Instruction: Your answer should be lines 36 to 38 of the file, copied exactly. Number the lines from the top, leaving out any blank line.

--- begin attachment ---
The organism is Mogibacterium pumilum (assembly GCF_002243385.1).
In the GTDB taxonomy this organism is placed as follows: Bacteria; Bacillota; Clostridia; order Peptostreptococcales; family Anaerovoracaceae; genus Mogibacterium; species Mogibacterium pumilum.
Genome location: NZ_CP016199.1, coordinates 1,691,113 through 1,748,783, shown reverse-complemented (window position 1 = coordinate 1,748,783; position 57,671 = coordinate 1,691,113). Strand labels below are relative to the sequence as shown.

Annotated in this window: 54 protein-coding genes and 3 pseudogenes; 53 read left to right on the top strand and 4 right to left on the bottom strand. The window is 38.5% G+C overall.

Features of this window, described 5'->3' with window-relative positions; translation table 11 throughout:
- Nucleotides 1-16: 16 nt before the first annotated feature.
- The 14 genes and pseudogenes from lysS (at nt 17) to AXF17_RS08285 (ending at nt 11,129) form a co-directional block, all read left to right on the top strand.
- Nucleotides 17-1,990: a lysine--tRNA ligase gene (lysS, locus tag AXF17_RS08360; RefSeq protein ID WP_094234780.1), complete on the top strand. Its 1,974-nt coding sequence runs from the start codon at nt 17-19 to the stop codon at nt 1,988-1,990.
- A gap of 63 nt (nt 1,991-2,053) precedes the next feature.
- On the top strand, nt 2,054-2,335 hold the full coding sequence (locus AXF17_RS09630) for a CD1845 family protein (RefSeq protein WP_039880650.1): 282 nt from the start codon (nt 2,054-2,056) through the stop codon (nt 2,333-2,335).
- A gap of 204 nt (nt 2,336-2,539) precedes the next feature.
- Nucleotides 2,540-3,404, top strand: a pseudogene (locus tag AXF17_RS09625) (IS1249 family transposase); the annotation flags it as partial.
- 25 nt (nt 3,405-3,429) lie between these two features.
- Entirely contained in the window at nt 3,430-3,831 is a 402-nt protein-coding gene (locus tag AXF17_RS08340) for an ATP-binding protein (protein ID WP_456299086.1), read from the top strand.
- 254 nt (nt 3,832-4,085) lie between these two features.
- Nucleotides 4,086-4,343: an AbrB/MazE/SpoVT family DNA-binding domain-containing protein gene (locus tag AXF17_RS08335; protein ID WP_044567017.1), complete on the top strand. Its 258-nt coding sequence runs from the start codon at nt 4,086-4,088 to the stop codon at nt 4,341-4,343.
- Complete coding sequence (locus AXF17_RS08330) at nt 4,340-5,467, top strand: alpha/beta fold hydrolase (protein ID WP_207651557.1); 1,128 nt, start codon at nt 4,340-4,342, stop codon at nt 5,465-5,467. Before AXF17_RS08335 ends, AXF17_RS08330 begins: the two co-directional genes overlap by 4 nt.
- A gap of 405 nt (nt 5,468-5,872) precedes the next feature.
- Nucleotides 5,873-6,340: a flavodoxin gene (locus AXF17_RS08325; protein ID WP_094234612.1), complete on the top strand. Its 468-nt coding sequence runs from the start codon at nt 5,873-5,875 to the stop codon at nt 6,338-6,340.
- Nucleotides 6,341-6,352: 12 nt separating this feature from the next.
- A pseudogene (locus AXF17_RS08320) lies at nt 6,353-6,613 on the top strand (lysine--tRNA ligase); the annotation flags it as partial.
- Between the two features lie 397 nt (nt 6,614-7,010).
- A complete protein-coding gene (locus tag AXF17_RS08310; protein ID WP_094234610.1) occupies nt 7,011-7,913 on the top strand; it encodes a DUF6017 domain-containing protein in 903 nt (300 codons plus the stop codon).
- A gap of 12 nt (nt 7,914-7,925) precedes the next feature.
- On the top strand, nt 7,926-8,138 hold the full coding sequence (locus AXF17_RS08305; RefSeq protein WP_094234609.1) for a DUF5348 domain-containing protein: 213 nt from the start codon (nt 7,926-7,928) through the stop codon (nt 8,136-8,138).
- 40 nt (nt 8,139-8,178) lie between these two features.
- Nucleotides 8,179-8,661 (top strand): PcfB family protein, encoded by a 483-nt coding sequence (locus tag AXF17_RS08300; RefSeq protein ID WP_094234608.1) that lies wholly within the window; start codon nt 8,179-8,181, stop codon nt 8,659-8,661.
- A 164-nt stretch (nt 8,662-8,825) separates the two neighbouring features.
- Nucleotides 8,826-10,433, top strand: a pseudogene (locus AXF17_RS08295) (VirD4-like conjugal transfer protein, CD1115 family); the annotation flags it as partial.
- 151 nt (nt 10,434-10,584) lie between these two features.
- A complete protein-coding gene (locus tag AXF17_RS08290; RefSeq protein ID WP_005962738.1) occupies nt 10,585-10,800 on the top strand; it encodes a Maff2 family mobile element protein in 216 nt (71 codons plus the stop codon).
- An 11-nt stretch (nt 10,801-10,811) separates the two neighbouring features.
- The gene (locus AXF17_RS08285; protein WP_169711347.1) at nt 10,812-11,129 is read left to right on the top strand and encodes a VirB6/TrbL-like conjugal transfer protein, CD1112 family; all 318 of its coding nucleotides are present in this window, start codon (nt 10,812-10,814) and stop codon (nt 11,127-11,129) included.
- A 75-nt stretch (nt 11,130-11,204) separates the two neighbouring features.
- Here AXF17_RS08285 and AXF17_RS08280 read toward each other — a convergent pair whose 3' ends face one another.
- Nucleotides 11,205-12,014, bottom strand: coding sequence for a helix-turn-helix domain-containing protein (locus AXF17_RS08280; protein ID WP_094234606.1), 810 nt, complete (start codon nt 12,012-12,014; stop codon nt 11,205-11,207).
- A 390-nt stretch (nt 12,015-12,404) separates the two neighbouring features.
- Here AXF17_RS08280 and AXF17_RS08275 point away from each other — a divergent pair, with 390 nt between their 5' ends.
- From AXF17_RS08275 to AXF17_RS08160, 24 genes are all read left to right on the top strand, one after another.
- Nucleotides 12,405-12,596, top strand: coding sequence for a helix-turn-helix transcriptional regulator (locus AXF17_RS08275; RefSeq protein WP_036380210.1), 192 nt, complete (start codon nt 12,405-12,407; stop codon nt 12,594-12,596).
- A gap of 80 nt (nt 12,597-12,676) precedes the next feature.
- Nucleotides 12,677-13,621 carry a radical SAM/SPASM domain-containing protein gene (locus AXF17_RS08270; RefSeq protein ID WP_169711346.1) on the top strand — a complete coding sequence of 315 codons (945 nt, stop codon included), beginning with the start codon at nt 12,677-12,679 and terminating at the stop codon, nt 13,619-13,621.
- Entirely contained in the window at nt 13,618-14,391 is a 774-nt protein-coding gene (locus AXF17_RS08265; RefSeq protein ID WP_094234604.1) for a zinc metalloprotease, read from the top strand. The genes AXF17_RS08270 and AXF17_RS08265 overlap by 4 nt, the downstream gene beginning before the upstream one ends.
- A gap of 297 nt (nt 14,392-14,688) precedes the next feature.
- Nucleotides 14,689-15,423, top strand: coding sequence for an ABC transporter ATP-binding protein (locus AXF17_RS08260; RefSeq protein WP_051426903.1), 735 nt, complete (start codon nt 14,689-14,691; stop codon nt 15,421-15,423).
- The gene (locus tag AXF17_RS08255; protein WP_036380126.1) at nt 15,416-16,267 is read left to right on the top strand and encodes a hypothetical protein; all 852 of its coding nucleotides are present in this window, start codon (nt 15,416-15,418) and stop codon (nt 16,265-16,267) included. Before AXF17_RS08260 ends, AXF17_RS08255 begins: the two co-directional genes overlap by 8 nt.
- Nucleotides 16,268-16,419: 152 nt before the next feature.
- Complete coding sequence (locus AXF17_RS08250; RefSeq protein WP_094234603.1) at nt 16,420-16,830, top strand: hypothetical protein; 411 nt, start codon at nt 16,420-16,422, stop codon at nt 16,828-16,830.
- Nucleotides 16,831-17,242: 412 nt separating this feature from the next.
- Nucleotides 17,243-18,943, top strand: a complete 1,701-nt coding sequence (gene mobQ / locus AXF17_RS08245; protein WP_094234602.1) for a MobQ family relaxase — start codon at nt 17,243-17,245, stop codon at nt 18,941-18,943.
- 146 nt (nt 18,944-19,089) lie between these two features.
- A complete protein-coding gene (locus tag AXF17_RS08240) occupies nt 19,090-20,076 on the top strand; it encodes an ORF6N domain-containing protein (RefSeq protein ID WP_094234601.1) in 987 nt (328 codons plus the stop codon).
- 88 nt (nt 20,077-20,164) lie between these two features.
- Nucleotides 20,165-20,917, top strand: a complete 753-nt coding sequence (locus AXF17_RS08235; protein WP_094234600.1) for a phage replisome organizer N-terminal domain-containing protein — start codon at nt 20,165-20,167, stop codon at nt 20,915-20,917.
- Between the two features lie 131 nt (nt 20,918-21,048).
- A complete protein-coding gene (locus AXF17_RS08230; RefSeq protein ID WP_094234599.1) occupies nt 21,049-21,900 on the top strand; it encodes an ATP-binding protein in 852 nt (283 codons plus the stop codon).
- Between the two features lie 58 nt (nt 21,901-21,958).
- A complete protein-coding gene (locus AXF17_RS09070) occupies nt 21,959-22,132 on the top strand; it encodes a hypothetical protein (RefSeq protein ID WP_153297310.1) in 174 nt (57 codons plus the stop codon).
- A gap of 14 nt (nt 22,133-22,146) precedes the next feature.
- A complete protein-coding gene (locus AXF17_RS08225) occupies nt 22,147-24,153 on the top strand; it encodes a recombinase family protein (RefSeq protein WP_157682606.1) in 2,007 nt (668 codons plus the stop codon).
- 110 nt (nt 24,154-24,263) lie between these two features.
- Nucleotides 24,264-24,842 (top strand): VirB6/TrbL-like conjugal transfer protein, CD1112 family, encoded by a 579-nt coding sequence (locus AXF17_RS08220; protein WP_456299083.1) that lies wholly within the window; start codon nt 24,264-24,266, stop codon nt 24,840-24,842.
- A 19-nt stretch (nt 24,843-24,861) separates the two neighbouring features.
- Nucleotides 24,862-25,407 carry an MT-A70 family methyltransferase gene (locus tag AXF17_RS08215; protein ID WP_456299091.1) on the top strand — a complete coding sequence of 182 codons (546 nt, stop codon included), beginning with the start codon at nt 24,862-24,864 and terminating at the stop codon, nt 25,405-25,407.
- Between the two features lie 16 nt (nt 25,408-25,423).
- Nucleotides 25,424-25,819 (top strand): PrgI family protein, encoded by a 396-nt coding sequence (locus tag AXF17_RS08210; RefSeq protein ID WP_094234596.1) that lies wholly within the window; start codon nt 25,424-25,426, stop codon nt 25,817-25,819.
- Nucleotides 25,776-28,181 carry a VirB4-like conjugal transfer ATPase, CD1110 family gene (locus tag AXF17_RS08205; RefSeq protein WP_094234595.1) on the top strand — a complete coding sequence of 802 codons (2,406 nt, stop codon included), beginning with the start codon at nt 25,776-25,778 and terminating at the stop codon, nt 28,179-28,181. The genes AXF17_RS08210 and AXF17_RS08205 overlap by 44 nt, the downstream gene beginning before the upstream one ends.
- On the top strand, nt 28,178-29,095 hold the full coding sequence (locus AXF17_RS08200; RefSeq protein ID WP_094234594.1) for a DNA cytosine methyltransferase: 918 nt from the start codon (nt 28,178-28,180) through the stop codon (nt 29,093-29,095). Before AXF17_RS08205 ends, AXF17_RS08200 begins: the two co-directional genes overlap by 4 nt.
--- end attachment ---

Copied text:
- Nucleotides 11,205-12,014, bottom strand: coding sequence for a helix-turn-helix domain-containing protein (locus AXF17_RS08280; protein ID WP_094234606.1), 810 nt, complete (start codon nt 12,012-12,014; stop codon nt 11,205-11,207).
- A 390-nt stretch (nt 12,015-12,404) separates the two neighbouring features.
- Here AXF17_RS08280 and AXF17_RS08275 point away from each other — a divergent pair, with 390 nt between their 5' ends.